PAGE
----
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In this classic work of economic history and social theory, Karl Polanyi analyzes the economic and social changes brought about by the "great transformation" of the Industrial Revolution. His analysis explains not only the deficiencies of the self-regulating market, but the potentially dire social consequences of untempered market capitalism. New introductory material reveals the renewed importance of Polanyi's seminal analysis in an era of globalization and free trade. less

Satya Nadella"My father recommended this book long ago,” says Nadella of the 1944 classic by a Hungarian-American writer who chronicles the development of England’s market economy and argues that society should drive economic change. (Source)

Mark BlythA story which stretches from 1815 to 1914. He says it was 100 years of peace, although that’s not actually true because if you were a colonial subject it was hardly peaceful. (Source)

Dani RodrikIt makes a rather important point, that the economy has always been embedded in society, and when we try to disembed it from society and treat it like an independent institution, then we’re really going to run into trouble. (Source)

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A provocative look at how today’s trade conflicts are caused by governments promoting the interests of elites at the expense of workers

Trade disputes are usually understood as conflicts between countries with competing national interests, but as Matthew C. Klein and Michael Pettis show in this book, they are often the unexpected result of domestic political choices to serve the interests of the rich at the expense of workers and ordinary retirees.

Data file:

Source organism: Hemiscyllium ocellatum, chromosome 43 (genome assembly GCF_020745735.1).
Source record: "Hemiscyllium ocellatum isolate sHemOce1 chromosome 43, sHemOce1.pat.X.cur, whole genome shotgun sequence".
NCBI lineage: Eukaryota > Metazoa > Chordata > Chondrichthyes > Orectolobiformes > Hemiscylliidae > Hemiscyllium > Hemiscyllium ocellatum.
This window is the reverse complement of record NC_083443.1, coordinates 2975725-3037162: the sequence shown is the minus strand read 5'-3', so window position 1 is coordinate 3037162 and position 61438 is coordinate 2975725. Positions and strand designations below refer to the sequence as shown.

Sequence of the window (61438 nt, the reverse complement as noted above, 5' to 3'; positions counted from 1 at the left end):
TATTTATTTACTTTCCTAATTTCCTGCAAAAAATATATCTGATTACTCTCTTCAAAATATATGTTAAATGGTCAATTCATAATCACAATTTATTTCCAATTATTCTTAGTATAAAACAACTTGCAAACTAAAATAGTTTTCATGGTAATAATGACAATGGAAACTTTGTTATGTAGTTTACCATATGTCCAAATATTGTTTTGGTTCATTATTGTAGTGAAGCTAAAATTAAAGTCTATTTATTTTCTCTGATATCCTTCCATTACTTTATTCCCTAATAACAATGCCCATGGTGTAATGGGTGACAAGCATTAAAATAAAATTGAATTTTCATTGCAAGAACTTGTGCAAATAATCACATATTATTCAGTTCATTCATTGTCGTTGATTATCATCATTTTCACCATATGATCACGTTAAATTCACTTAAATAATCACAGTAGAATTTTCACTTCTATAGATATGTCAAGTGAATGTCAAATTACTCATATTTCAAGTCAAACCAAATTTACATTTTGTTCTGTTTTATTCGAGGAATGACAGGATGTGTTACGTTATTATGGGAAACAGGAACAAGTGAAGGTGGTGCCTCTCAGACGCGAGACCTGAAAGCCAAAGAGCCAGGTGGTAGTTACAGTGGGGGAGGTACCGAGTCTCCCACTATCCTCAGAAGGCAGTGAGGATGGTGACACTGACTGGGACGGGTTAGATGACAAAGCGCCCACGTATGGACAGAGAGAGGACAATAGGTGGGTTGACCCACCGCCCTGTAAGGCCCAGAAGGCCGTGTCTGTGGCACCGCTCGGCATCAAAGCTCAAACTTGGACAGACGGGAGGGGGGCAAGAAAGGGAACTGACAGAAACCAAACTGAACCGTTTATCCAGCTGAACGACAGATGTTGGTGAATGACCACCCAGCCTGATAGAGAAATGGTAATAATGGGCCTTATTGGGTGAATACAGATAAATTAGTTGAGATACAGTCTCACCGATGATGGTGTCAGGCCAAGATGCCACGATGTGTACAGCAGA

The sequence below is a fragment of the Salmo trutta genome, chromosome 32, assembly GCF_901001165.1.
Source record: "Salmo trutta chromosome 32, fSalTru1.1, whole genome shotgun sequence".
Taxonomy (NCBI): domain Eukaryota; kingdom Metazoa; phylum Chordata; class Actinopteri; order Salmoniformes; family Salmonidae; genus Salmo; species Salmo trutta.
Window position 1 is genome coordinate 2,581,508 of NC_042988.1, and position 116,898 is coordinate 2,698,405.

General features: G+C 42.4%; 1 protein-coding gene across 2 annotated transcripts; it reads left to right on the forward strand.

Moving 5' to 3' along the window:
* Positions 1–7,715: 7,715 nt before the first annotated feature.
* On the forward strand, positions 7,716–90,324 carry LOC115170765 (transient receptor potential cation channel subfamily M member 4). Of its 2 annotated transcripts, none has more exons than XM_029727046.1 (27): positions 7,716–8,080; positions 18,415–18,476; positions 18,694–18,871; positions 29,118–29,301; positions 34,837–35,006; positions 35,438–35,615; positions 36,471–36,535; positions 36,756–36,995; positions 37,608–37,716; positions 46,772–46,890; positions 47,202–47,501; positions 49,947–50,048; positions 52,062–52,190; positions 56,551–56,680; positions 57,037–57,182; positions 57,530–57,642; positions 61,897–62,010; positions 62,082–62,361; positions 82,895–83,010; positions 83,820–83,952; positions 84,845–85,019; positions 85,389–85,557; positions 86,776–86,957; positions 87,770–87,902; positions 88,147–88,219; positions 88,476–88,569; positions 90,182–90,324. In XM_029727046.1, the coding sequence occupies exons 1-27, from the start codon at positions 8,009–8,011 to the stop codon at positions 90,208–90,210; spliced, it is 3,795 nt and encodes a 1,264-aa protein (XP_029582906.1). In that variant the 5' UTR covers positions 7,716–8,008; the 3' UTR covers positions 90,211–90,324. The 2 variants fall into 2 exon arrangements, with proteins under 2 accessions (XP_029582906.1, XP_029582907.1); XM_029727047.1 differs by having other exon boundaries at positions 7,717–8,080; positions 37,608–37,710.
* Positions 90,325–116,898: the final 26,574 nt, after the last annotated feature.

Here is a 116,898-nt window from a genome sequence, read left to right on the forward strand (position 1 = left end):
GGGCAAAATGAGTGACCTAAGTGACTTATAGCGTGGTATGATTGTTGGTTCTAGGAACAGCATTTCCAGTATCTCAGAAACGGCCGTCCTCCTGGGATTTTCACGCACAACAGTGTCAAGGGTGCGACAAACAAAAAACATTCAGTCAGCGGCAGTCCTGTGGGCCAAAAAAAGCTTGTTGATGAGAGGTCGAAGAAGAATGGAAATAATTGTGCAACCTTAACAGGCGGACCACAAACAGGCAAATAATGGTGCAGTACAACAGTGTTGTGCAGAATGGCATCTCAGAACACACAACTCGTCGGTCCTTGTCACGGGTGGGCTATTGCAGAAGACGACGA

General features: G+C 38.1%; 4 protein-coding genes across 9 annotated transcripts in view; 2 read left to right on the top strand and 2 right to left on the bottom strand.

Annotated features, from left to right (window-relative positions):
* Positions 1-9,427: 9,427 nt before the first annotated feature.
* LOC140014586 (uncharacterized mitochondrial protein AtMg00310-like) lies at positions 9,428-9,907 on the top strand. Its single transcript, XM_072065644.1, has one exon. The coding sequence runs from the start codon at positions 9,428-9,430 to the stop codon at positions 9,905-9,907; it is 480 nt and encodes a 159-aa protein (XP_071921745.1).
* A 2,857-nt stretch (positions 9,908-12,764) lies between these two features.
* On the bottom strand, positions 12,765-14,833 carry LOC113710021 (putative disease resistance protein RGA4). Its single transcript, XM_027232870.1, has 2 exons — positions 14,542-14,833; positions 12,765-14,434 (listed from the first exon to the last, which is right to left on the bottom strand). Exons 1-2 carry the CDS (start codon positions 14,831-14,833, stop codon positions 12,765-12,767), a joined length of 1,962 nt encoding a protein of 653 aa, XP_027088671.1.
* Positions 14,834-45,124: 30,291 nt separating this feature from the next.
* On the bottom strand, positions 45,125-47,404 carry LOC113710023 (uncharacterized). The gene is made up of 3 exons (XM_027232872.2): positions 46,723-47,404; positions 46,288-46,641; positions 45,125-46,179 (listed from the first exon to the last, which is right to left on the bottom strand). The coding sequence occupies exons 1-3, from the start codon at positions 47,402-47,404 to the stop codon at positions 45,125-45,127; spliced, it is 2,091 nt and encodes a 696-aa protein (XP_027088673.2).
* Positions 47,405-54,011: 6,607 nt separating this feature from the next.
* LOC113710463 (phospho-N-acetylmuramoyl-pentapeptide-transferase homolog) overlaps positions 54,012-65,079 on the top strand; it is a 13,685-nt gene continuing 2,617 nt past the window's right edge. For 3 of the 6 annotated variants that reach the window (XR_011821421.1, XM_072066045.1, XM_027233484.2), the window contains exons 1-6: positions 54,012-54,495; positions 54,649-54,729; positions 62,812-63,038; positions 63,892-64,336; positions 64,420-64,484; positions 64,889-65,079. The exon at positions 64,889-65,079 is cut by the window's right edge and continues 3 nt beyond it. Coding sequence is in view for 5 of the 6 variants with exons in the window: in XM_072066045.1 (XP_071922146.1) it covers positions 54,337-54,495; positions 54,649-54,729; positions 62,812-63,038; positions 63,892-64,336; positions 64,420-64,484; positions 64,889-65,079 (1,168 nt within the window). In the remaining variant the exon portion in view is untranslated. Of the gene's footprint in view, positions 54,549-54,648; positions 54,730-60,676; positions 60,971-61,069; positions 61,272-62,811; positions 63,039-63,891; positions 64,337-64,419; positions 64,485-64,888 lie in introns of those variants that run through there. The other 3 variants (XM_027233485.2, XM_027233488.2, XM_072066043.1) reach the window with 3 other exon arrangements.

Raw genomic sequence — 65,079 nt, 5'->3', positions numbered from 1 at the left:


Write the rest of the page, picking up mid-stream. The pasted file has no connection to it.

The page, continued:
Klein and Pettis trace the origins of today’s trade wars to decisions made by politicians and business leaders in...
Recommended by Dani Rodrik, and 1 others.

Dani RodrikGreat book! Congrats. (Source)

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"In evaluating incentives, everything depends on the details: how much in incentives it takes to truly cause a firm to locate or expand, the multiplier effects, the effects of jobs on employment rates, how jobs affect tax revenue versus public spending needs. Do benefits of incentives exceed costs? This depends on the details. This book is about those details. What magnitudes of incentive effects are plausible? How do benefits and costs vary with incentive designs? What advice can be given to evaluators? What is an ideal incentive policy? Answering these questions about incentives depends on... more
Recommended by Richard Florida, Dani Rodrik, and 2 others.

Richard FloridaEvery single person concerned with economic development or city building must read this book. (Source)

Dani RodrikA great little book on how to design sensible local business incentives by ⁦@TimBartik⁩. This is a model of good applied economics. (Source)

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America’s runaway inequality has an engine: our unjust tax system.

Even as they became fabulously wealthy, the ultra-rich have seen their taxes collapse to levels last seen in the 1920s. Meanwhile, working-class Americans have been asked to pay more. The Triumph of Injustice presents a forensic investigation into this dramatic transformation, written by two economists who revolutionized the study of inequality. Eschewing anecdotes and case studies, Emmanuel Saez and Gabriel Zucman offer a comprehensive view of America’s tax system, based on new statistics...
Recommended by Dani Rodrik, Keith Ellison, and 2 others.

Dani RodrikCongratulations @gabriel_zucman. Just finished reading it. Fantastic book. (Source)

Keith EllisonGreat new book by Emmanuel Saez The Triumph of Injustice: How the Rich Dodge Taxes and How to Make Them Pay. Saez is advising @BernieSanders and @ewarren campaign. (Source)